Over the last few years, I’ve felt a small tug in my spirit to revisit playing musical instruments. As a parent, I’ve done a lot of reflection on my own childhood, in order to honor some of the things I now appreciate, which my parents provided me with as a child.
Musical instruments were a really big part of my life as a child (and beyond). I grew up in a household filled with all sorts of musical instruments, which included: Piano(s), organ, harpsichord, harp, flute, drums, guitar, bass, electric guitar, xylophone, autoharp, trombone, trumpet, piccolo, didgeridoo, saxophone, recorder, violin and harmonica…
I’m sure there are a few instruments missing from that list…
My Mom was the primary driver behind our massive (ever-revolving) collection of musical instruments. She found a tremendous amount of joy in hearing her children play their instruments. For a woman who should have played Carnegie Hall, she found herself the audience member to her children – and she loved every moment.
As I’ve been putting together my new home, or as I call it “restarting my life” I’ve found a small collection of instruments to play during my free time. Most recently, I found a piano for sale; the exact make and model of one of our household pianos in the Plaat family.
Sitting down to play it for the first time, I looked back at all of the times I sat in front of a piano. Far too many to count, I often loathed having to practice. As a child, it didn’t interest me nearly as much as Commander Keen, yet I was ‘forced’ to play piano in exchange for ‘computer time’. That was a pretty smart trick on the part of my parents; we’d have to play an equal amount of music as the time we spent on the computer.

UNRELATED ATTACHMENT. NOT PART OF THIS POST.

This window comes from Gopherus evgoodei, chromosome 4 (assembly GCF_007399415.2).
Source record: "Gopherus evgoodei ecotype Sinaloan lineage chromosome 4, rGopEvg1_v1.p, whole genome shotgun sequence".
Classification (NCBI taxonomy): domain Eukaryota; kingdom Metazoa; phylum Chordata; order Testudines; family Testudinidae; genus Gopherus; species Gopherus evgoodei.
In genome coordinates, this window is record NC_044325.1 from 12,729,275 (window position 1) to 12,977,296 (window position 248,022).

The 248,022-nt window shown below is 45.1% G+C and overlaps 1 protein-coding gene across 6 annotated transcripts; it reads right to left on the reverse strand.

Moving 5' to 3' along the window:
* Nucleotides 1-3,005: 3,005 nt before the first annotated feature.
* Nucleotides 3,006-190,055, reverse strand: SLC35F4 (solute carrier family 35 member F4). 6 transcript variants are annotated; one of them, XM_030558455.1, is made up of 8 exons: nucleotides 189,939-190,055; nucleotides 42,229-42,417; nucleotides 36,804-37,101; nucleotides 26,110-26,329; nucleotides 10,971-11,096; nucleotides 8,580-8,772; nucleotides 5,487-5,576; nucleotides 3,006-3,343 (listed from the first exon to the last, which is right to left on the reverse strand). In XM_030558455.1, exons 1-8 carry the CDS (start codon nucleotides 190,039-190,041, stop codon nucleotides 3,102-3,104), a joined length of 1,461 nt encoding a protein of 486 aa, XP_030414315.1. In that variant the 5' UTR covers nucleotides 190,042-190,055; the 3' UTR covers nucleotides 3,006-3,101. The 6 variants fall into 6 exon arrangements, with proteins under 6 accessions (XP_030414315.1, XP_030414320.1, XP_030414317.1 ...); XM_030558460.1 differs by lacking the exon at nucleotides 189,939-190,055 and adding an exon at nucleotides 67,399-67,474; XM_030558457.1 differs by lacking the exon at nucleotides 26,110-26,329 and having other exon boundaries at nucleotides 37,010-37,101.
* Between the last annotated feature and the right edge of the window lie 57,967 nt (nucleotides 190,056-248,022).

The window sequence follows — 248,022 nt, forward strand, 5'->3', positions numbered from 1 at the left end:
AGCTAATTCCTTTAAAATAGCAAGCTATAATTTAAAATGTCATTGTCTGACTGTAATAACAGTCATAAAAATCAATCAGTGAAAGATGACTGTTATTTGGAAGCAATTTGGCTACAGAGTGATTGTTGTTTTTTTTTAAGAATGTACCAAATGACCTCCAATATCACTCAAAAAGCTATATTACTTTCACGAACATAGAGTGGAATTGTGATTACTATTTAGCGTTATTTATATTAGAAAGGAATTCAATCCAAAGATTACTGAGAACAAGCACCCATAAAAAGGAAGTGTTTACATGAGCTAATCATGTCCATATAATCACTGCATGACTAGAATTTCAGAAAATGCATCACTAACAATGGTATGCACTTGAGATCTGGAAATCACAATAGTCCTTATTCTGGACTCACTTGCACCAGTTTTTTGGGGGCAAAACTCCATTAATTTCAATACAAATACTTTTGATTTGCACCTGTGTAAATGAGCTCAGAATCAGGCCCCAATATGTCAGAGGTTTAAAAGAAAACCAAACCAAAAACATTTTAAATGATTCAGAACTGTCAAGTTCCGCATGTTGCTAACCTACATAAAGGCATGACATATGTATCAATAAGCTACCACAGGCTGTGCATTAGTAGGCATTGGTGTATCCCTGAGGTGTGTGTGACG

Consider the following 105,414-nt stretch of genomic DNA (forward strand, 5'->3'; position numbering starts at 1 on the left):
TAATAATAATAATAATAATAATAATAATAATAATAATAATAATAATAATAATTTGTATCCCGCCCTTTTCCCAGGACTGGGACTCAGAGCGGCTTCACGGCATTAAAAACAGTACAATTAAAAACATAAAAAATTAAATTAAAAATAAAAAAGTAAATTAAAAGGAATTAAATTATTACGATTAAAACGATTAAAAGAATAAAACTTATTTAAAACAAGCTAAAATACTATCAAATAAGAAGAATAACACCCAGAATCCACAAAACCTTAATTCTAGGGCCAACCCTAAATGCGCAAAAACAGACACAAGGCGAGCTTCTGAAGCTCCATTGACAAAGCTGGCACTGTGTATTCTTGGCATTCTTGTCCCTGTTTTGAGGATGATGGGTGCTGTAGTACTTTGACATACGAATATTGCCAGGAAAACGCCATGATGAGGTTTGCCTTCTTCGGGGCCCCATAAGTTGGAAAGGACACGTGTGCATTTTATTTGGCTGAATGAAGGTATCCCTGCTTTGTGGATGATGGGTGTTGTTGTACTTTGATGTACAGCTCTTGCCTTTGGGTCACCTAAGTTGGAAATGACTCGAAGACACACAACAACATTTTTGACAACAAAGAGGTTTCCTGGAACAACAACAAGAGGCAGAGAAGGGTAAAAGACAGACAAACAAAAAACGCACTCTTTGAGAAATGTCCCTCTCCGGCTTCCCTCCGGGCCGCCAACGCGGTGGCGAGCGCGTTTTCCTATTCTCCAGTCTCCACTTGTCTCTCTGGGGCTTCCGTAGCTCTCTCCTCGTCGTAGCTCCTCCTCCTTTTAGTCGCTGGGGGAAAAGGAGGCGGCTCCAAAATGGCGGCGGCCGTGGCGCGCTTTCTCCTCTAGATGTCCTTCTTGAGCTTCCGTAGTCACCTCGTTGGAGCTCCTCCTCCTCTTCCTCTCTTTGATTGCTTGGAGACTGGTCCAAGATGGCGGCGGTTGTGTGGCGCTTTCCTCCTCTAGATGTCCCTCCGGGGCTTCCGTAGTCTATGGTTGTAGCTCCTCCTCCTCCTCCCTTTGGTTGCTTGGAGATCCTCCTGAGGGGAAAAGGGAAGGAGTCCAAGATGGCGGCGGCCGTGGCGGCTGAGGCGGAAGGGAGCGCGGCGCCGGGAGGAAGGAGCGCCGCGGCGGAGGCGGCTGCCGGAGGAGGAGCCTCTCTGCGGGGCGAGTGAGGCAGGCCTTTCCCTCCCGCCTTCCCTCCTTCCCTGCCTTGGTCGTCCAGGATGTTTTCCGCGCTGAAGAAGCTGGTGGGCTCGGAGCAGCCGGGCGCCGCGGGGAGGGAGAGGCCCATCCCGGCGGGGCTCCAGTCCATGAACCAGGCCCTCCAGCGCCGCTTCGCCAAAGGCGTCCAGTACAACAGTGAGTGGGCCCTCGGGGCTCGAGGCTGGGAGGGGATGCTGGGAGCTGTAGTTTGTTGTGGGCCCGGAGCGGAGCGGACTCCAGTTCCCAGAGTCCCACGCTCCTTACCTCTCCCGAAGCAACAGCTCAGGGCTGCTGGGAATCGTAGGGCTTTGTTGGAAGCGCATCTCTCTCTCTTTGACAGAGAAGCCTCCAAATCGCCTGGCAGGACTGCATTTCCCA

Now in my 30’s, I wish I had paid more attention to the lessons, hours of practice and support from my parents to keep playing instruments. Taking a decade-long pause has wiped a lot of those memories away. Memories I now wish I had…a lot more than all of the partying I did – that’s another topic for another time.
I’ve often looked up to my older brother, Steve. He never stopped playing piano, and is now a true Master at the art of playing a piano. Some artists touch into the divine and bring those visions through their painted work. Steve bridges Heaven (and hell) and Earth with the way he graces the keys of a piano.
There’s a part of me that wishes I could play like Steve. On the other hand, there’s a part of me that realizes I play a particular way as I am and the way that I play, and that’s perfectly fine with me.
There’s a saying “honor your Mother and your Father, and you will live a long life.”
More than ever, I understand what those words mean. When I look back at the way my parents raised me, a way of honoring them is to carry forward some of the ways they chose to parent – because they did an incredible job.
As a Dad, I want more than anything to provide a stable, enriching, educational, adventurous, fun and loving environment for our son, Atlas. Good people don’t happen by accident; they’re the result of quality circumstances.
“Quality” doesn’t have to mean those circumstances are easy. Sometimes the most difficult lessons are the ones that breed the most character. However, that’s a separate topic all on it’s own…